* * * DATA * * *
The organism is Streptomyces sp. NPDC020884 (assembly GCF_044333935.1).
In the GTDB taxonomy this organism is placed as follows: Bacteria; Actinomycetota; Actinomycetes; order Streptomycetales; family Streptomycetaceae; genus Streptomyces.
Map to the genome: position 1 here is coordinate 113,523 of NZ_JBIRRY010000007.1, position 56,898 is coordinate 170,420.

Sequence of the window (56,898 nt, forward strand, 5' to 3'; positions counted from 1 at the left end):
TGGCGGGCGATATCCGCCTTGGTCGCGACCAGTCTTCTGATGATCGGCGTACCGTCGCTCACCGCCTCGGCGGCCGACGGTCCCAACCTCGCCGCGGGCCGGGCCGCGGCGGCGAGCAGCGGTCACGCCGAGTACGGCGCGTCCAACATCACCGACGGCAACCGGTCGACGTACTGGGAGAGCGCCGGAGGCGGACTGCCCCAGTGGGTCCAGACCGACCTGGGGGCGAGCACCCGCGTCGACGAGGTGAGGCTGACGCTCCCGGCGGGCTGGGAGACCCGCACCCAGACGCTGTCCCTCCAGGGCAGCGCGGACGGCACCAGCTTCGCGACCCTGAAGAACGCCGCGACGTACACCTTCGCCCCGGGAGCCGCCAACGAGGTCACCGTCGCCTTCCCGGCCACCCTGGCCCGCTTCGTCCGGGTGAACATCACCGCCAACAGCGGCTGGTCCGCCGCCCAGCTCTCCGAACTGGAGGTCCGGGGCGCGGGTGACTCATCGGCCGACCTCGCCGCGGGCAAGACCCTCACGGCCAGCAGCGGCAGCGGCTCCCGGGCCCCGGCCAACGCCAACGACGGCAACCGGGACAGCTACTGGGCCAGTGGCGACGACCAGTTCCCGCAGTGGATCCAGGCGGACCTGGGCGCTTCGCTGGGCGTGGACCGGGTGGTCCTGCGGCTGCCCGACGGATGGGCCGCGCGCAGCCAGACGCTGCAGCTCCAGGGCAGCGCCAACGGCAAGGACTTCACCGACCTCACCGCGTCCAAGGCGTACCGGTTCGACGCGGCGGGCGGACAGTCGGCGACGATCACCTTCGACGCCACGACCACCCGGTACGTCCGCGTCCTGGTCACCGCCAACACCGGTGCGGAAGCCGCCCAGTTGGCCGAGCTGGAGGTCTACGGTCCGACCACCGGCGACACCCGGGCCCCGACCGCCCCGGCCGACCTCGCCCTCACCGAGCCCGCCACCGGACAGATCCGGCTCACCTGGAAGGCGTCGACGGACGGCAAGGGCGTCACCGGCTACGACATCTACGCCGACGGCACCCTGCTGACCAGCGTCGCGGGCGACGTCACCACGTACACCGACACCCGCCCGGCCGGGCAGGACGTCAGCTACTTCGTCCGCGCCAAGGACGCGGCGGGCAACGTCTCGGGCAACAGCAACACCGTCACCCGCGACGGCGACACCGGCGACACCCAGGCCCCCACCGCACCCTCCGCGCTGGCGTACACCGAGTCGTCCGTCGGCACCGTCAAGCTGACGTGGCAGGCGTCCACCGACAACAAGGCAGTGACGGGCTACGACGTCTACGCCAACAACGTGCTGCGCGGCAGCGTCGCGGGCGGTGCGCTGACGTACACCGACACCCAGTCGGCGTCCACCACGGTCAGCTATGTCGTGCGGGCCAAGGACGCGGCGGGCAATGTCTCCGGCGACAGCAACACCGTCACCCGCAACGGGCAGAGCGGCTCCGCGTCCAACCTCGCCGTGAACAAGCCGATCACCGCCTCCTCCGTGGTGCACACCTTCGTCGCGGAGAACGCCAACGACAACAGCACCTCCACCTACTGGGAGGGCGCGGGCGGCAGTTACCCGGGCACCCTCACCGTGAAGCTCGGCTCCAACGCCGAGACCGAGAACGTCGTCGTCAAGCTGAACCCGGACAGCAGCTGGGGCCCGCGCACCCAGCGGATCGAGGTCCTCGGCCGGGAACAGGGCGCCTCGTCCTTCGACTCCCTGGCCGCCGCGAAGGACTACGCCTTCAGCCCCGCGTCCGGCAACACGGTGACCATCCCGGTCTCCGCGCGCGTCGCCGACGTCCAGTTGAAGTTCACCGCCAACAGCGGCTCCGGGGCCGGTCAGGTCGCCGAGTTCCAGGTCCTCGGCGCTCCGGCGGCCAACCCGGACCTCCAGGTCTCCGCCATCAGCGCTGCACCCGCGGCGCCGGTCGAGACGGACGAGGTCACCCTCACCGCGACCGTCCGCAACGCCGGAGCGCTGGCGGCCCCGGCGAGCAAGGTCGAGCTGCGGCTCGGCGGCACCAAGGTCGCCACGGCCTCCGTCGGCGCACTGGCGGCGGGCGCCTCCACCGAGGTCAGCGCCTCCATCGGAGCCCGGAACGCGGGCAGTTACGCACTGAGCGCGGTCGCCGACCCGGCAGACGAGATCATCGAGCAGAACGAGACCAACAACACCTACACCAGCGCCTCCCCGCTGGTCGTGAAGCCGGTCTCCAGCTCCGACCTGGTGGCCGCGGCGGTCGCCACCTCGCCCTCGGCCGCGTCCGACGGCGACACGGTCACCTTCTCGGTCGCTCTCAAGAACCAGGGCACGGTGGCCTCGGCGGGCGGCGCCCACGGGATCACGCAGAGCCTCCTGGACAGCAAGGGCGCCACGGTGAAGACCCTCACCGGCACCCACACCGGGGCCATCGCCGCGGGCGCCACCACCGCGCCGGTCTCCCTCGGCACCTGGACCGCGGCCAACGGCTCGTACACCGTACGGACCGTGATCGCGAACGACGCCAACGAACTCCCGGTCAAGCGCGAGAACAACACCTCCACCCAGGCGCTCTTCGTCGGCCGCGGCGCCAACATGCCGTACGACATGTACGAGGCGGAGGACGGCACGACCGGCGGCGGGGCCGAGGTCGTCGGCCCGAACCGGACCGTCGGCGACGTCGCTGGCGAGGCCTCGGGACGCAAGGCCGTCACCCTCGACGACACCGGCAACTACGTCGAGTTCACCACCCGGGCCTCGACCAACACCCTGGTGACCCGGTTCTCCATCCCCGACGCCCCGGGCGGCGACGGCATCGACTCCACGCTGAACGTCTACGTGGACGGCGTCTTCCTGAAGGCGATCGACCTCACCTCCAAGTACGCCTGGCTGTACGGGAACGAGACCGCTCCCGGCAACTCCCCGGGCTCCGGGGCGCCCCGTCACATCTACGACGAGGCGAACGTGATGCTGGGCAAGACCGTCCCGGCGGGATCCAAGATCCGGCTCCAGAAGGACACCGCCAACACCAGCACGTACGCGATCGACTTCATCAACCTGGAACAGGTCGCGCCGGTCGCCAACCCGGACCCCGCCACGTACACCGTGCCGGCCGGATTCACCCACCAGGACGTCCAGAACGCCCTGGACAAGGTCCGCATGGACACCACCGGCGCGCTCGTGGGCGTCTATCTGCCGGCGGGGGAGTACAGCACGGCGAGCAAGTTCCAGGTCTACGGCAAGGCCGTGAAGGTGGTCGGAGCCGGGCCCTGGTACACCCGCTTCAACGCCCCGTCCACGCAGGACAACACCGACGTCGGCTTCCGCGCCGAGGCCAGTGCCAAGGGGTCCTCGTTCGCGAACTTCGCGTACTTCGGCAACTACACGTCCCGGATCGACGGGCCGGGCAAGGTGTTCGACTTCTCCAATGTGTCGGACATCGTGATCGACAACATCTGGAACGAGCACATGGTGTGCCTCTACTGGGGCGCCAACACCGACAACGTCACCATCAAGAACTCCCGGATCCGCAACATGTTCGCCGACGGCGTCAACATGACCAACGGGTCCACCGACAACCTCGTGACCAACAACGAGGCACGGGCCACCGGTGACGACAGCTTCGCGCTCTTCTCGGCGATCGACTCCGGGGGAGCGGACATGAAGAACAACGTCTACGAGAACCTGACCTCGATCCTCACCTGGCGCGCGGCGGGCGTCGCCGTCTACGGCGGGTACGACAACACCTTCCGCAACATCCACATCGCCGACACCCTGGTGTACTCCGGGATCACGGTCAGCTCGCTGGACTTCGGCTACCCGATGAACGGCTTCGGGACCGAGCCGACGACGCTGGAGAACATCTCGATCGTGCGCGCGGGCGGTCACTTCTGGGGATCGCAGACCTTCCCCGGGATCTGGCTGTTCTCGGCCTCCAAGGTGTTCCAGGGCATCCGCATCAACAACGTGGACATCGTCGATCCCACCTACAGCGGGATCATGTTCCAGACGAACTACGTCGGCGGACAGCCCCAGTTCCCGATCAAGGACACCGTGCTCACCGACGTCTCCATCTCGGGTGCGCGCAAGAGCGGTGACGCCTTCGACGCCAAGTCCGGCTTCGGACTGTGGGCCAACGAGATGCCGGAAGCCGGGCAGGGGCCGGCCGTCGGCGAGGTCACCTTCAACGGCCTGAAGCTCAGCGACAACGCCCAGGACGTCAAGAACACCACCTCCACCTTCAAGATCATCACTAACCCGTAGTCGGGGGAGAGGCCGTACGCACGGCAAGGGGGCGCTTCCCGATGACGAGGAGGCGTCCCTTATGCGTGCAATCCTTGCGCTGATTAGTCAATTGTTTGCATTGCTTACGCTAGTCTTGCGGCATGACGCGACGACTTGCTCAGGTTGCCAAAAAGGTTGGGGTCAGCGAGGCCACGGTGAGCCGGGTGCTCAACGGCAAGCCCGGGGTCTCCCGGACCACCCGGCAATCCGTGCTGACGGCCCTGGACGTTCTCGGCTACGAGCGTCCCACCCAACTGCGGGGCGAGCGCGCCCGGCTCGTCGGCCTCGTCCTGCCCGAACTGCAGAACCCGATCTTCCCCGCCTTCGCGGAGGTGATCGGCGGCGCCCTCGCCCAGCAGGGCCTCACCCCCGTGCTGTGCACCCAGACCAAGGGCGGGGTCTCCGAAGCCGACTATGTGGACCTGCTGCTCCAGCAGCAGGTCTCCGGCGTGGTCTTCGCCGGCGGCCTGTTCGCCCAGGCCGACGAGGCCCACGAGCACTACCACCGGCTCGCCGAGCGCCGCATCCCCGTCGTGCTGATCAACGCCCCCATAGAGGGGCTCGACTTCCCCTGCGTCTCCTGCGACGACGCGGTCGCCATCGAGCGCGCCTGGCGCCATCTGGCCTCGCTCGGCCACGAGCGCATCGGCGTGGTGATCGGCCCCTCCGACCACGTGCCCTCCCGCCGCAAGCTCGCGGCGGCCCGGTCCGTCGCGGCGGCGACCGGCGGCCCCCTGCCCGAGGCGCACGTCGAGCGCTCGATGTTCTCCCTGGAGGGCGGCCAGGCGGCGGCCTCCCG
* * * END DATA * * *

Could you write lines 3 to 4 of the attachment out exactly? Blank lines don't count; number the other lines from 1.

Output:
Map to the genome: position 1 here is coordinate 113,523 of NZ_JBIRRY010000007.1, position 56,898 is coordinate 170,420.

Sequence of the window (56,898 nt, forward strand, 5' to 3'; positions counted from 1 at the left end):